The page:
The story? The game? What comes first?


Story or Game

I have seen many times how stories forget they should be games and games that completely forget they should contain a story. However, these two work perfectly well separated. Books have existed for a long time before they first had their “turn to page XX if you wanna go right”  gamification method. And I have played tons of games without a story that became and still are considered classics (Such as Pong or Tetris for example).

So what should you create first when making a game?

Like many other aspects of game design there are no specific rules. You should create what helps you most, but what I personally consider an error is completely disregarding one of the two. When I sit down with my coder pal Hellion we first make a prototype with 2D shapes like circles, squares and triangles, so you can say we make the game first. But we also talk about the story even before coming to the first prototype. You can see it is a mixed process and I believe it should be like that.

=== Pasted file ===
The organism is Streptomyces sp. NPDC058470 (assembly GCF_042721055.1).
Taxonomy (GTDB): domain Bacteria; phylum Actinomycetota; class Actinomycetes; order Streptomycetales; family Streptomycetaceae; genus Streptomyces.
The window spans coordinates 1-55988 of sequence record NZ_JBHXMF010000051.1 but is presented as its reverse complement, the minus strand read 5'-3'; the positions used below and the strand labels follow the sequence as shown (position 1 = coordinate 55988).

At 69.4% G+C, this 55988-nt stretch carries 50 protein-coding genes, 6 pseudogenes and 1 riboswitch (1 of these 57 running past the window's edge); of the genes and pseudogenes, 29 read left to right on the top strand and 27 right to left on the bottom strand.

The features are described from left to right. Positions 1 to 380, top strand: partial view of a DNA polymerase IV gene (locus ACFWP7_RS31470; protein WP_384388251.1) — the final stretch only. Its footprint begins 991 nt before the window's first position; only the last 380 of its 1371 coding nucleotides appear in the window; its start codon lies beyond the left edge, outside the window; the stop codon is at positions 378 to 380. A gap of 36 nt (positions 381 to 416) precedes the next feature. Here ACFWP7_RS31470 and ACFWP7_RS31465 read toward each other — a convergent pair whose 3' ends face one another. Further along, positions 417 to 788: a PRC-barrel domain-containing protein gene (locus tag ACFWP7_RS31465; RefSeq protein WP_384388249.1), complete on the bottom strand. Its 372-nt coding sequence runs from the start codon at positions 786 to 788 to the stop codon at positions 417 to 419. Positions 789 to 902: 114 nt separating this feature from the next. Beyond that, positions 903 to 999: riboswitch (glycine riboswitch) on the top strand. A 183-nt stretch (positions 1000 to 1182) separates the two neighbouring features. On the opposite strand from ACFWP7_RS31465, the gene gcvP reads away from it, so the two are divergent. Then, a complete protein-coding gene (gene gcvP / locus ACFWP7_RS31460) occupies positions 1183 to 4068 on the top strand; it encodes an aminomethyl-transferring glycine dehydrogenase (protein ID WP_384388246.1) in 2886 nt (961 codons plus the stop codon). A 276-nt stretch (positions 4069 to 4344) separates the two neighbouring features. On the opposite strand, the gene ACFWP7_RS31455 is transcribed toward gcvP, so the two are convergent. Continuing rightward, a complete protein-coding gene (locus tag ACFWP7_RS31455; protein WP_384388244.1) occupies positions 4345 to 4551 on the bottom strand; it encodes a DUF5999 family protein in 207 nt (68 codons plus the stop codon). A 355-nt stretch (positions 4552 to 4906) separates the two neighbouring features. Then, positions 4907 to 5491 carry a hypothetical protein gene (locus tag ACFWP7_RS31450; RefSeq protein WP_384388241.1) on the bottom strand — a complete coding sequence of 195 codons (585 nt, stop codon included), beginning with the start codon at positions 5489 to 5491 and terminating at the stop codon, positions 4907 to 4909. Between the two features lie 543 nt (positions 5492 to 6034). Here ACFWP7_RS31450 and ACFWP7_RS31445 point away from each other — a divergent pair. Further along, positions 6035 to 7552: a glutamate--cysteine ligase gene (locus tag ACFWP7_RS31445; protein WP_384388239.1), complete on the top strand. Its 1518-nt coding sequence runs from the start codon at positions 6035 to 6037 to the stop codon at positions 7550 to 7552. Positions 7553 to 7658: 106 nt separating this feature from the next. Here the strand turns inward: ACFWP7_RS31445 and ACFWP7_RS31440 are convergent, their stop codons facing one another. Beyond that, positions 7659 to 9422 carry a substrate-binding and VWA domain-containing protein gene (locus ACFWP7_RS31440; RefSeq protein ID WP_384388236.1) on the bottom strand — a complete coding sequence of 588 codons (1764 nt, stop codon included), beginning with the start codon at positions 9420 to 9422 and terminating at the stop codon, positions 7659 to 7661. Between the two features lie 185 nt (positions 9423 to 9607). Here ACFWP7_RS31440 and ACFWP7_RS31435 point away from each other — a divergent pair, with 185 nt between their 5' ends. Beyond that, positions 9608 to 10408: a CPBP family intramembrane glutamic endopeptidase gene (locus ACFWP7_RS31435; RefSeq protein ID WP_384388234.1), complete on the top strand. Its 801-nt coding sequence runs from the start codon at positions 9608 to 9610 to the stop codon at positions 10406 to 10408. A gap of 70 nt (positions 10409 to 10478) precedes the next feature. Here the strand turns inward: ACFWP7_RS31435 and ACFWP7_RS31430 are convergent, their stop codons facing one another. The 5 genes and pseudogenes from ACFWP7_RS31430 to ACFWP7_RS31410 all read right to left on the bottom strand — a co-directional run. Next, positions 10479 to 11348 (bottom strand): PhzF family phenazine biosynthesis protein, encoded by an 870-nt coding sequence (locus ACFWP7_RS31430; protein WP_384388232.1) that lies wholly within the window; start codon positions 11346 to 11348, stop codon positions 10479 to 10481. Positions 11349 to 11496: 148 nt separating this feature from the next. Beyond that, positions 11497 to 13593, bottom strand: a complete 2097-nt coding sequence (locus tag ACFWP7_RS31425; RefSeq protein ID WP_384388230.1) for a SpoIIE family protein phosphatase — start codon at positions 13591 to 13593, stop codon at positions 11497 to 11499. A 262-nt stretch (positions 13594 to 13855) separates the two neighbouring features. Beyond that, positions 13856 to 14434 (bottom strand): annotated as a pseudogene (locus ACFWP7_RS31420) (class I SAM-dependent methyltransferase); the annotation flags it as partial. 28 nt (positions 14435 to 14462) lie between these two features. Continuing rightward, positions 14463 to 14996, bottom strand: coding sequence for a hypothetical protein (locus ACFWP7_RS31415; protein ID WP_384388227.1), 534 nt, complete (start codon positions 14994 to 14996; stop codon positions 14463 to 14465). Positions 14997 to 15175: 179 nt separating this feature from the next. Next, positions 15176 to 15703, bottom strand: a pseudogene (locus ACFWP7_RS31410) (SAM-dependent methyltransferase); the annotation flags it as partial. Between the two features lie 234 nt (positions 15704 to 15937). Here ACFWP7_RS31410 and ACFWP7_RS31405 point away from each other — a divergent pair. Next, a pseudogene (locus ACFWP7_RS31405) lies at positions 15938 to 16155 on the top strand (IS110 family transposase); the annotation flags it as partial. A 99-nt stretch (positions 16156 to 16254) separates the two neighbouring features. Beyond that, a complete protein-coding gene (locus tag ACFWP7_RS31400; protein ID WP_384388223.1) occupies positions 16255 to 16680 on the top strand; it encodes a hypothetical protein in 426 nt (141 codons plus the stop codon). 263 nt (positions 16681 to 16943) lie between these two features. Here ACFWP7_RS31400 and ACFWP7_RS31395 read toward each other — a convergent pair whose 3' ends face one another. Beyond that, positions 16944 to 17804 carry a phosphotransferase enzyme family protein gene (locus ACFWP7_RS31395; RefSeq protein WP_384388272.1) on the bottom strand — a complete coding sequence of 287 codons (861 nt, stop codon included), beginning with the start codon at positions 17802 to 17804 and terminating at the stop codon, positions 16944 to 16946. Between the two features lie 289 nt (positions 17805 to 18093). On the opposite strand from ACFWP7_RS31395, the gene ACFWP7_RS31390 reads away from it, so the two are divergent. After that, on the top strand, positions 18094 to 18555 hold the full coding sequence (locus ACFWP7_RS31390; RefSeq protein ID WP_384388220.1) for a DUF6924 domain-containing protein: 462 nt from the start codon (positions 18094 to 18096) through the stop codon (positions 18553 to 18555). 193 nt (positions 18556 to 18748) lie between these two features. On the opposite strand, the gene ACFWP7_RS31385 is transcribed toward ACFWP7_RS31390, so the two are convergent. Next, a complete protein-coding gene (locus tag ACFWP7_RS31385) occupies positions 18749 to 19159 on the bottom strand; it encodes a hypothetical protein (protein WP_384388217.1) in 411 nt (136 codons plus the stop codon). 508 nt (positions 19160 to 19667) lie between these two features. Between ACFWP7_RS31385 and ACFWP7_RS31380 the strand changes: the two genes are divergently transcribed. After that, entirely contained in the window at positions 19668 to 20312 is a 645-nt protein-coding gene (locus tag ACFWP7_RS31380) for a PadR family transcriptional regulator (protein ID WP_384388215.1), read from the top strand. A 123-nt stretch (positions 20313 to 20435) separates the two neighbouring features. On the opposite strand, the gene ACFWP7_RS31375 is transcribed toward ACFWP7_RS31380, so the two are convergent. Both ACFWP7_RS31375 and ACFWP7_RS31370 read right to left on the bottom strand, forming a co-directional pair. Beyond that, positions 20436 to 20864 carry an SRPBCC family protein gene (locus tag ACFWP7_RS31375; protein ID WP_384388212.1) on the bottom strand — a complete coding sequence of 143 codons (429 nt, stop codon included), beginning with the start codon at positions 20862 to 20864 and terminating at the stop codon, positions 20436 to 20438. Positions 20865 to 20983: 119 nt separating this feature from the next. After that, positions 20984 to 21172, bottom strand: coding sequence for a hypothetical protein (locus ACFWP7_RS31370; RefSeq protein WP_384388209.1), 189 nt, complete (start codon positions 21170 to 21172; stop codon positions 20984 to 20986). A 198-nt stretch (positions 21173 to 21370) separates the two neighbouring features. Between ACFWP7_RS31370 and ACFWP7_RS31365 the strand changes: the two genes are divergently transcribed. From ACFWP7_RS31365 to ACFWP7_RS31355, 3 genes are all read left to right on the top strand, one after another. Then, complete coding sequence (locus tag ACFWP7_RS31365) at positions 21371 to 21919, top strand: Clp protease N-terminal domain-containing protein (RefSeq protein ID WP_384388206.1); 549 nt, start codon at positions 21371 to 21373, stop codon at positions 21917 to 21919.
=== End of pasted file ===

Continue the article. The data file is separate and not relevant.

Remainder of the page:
This way in one of the prototypes you will get a chunk of gameplay and a chunk of story big enough to show you the way forward that usually ends in three new ways soon after. Either you focus heavily on story, or you go deeper into gameplay, or you try to do both. Bigger game development studios plan everything ahead and exactly (well, more or less) know how much time and money are required to pull of a specific game element or mechanic. But if you are a indie dev like me, do the prototypes as you wish and see how they feel, then go back and develop specific parts you believe are lacking.

In a world of incomplete games, yours can shine easily